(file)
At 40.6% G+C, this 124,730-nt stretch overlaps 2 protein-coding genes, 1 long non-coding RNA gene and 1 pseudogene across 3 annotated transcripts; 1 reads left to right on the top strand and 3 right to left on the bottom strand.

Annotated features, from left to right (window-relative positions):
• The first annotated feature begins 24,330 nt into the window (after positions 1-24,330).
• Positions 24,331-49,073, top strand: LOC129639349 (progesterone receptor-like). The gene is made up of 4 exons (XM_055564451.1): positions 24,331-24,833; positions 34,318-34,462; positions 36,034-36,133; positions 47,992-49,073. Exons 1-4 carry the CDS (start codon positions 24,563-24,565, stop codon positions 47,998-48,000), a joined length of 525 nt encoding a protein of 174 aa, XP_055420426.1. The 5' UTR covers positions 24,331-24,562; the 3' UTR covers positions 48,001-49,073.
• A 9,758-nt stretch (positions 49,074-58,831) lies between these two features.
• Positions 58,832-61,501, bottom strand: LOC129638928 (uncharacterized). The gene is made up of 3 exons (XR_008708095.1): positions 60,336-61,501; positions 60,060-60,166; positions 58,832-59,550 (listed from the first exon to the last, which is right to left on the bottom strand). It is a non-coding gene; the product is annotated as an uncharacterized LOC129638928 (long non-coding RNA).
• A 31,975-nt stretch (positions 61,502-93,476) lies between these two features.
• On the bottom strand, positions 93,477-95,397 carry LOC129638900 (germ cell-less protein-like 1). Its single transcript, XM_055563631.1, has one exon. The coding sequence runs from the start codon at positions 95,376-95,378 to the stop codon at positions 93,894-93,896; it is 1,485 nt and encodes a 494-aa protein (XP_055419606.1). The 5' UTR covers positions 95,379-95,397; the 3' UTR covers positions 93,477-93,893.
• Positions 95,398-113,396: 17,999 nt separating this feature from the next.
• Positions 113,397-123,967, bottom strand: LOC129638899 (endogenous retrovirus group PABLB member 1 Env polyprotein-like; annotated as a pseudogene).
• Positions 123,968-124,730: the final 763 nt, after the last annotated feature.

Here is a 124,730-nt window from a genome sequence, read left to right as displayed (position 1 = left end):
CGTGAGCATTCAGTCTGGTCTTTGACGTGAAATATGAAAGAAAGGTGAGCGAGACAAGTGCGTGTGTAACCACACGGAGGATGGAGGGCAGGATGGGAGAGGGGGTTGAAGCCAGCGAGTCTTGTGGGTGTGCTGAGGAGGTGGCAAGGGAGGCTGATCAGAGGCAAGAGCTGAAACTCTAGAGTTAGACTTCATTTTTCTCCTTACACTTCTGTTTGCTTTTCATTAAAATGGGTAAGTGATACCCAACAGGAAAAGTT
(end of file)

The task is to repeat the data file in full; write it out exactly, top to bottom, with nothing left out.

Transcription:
At 40.6% G+C, this 124,730-nt stretch overlaps 2 protein-coding genes, 1 long non-coding RNA gene and 1 pseudogene across 3 annotated transcripts; 1 reads left to right on the top strand and 3 right to left on the bottom strand.

Annotated features, from left to right (window-relative positions):
• The first annotated feature begins 24,330 nt into the window (after positions 1-24,330).
• Positions 24,331-49,073, top strand: LOC129639349 (progesterone receptor-like). The gene is made up of 4 exons (XM_055564451.1): positions 24,331-24,833; positions 34,318-34,462; positions 36,034-36,133; positions 47,992-49,073. Exons 1-4 carry the CDS (start codon positions 24,563-24,565, stop codon positions 47,998-48,000), a joined length of 525 nt encoding a protein of 174 aa, XP_055420426.1. The 5' UTR covers positions 24,331-24,562; the 3' UTR covers positions 48,001-49,073.
• A 9,758-nt stretch (positions 49,074-58,831) lies between these two features.
• Positions 58,832-61,501, bottom strand: LOC129638928 (uncharacterized). The gene is made up of 3 exons (XR_008708095.1): positions 60,336-61,501; positions 60,060-60,166; positions 58,832-59,550 (listed from the first exon to the last, which is right to left on the bottom strand). It is a non-coding gene; the product is annotated as an uncharacterized LOC129638928 (long non-coding RNA).
• A 31,975-nt stretch (positions 61,502-93,476) lies between these two features.
• On the bottom strand, positions 93,477-95,397 carry LOC129638900 (germ cell-less protein-like 1). Its single transcript, XM_055563631.1, has one exon. The coding sequence runs from the start codon at positions 95,376-95,378 to the stop codon at positions 93,894-93,896; it is 1,485 nt and encodes a 494-aa protein (XP_055419606.1). The 5' UTR covers positions 95,379-95,397; the 3' UTR covers positions 93,477-93,893.
• Positions 95,398-113,396: 17,999 nt separating this feature from the next.
• Positions 113,397-123,967, bottom strand: LOC129638899 (endogenous retrovirus group PABLB member 1 Env polyprotein-like; annotated as a pseudogene).
• Positions 123,968-124,730: the final 763 nt, after the last annotated feature.

Here is a 124,730-nt window from a genome sequence, read left to right as displayed (position 1 = left end):
CGTGAGCATTCAGTCTGGTCTTTGACGTGAAATATGAAAGAAAGGTGAGCGAGACAAGTGCGTGTGTAACCACACGGAGGATGGAGGGCAGGATGGGAGAGGGGGTTGAAGCCAGCGAGTCTTGTGGGTGTGCTGAGGAGGTGGCAAGGGAGGCTGATCAGAGGCAAGAGCTGAAACTCTAGAGTTAGACTTCATTTTTCTCCTTACACTTCTGTTTGCTTTTCATTAAAATGGGTAAGTGATACCCAACAGGAAAAGTT